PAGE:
Sledging – Cricket’s ‘not so soft’ skill


Cricket, deemed famously as a ‘Gentleman’s game’ has seen some drastic changes over the past 2-3 decades. Not only has the game changed with multiple formats (read ODIs, T20s) coming into existence, but also with the way the game is played. The term Sledging has been coined predominantly in the era where the Aussies began their dominance in world cricket between the mid 90s up-to the 2007 World cup in all formats of the game. However this is not a very recent phenomenon and has been around for ages. Some call it ‘gamesmanship’ while many others, especially Australians; call it ‘mental disintegration’.


Many coaches, pundits and followers of the game mention cricket as a sport which his 90% mental and 10% physical. There are reasons for it because of the fact that there is a gap between 2 deliveries where the batsman and the bowler have time to ponder upon the next delivery, re-work on their concentration levels and at times even forget about what happened in the previous delivery or innings. This is where the mental toughness aspect comes into play and only the mentally strong can survive this test.


Sledging is a way of trying to break the concentration or the thought process of a batsman or a bowler by uttering something that has nothing to do with the present situation of the game (at least in 70-80% of the cases). It is also a tactic to test the tenacity of a player (young or old) to withstand pressure in a game where 11 others are breathing down your neck and trying to get the better of you. Many players have crumbled under the pressure to both perform as well as react to some infamous murmurings and have lost the plot.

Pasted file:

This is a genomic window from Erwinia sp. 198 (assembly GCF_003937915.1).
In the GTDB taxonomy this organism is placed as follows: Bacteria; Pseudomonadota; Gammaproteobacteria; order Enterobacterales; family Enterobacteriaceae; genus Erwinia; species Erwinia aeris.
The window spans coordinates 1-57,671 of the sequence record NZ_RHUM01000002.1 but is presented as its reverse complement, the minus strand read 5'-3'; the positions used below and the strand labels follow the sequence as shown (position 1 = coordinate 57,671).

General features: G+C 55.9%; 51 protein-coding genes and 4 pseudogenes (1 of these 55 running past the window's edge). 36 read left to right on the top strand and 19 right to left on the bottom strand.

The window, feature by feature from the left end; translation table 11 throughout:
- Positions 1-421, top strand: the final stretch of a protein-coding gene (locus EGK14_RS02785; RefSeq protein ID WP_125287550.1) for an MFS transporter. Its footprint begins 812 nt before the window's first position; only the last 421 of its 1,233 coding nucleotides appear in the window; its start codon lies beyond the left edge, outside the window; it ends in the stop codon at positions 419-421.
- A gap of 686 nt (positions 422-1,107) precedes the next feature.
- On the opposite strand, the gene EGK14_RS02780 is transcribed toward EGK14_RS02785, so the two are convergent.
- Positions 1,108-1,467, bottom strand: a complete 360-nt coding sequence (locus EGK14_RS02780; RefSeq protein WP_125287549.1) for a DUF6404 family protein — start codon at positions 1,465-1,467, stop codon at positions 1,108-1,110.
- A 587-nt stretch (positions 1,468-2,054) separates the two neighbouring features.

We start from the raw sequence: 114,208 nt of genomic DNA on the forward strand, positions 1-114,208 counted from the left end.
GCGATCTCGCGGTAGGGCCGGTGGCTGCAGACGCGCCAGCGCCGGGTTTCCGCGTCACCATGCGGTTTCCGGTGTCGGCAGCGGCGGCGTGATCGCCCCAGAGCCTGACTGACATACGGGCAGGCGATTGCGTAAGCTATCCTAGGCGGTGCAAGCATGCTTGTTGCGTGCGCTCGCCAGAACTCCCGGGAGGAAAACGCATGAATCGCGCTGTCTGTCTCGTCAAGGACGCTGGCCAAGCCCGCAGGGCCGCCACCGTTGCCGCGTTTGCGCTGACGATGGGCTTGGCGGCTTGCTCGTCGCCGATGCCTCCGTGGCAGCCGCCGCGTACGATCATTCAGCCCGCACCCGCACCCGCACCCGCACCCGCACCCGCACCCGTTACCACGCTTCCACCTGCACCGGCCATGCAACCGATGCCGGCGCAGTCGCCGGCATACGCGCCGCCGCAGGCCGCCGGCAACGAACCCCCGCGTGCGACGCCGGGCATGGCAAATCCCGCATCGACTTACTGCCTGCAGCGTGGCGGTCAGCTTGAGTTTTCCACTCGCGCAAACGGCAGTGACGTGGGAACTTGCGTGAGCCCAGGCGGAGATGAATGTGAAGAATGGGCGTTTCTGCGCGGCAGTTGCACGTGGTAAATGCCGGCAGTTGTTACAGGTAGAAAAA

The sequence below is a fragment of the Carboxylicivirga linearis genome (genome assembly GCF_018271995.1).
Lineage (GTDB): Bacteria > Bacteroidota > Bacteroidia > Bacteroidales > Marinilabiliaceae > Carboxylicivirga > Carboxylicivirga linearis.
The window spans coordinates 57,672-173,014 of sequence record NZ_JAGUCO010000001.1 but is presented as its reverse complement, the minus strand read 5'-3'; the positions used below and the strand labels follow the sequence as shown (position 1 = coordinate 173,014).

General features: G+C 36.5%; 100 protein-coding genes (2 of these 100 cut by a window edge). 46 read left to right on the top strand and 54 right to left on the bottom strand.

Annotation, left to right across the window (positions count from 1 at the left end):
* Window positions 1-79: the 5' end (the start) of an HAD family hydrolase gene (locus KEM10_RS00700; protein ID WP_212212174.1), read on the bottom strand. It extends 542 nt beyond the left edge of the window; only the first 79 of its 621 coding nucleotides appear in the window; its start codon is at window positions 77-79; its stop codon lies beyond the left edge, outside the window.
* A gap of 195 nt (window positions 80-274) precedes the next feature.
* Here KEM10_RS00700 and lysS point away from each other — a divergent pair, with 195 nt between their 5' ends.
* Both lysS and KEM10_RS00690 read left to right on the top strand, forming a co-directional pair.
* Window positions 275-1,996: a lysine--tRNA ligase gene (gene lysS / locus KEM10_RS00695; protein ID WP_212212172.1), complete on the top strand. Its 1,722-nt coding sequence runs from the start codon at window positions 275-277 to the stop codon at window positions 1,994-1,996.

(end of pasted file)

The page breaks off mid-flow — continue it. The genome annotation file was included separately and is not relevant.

While it might look adventurous and might even get some publicity and TRP’s on television, sledging as a practice is bad for the game. Ultimately, sport is played to show your skills, endurance and ability to handle pressure than how well you abused or gave a mouthful to an opponent player. While a few serial offenders or ‘sledgers’ might argue that they play cricket the hard way, however it’s not good for the game especially for young players and followers who want to emulate their role models. In the past decade, sledging has become contagious and there are far more number of countries as well as players indulging in it.  For e.g., there have been many examples of these incidents in the last few editions of the IPL where some young Indian players have indulged in voicing some expletives to many senior and respected opponents.


There is a subtle line of difference between aggression and sledging. The famous West Indian fast bowlers of yester years like Walsh, Ambrose, Marshall, Holding etc. never uttered a word to the batsman. They had the famous fast bowler’s stare that would tell a story or two. The very fact that cricket is not a contact sport says a lot about how players should conduct themselves on the field. There are ways and means to get under the skin of the opposition. Use your creative skills, set annoying fields as captain, bowl an uncomfortable line or length to a batsman, play the reverse sweep or the switch-hit and irritate the bowler. If these skills are exhibited on the cricket field, there can be no better value for money for a spectator or the fan.


Everyone loves a bit of banter here and there in sport, but when banter turns into swearing, personal abuse and remarks, then it kills the spirit of the game.

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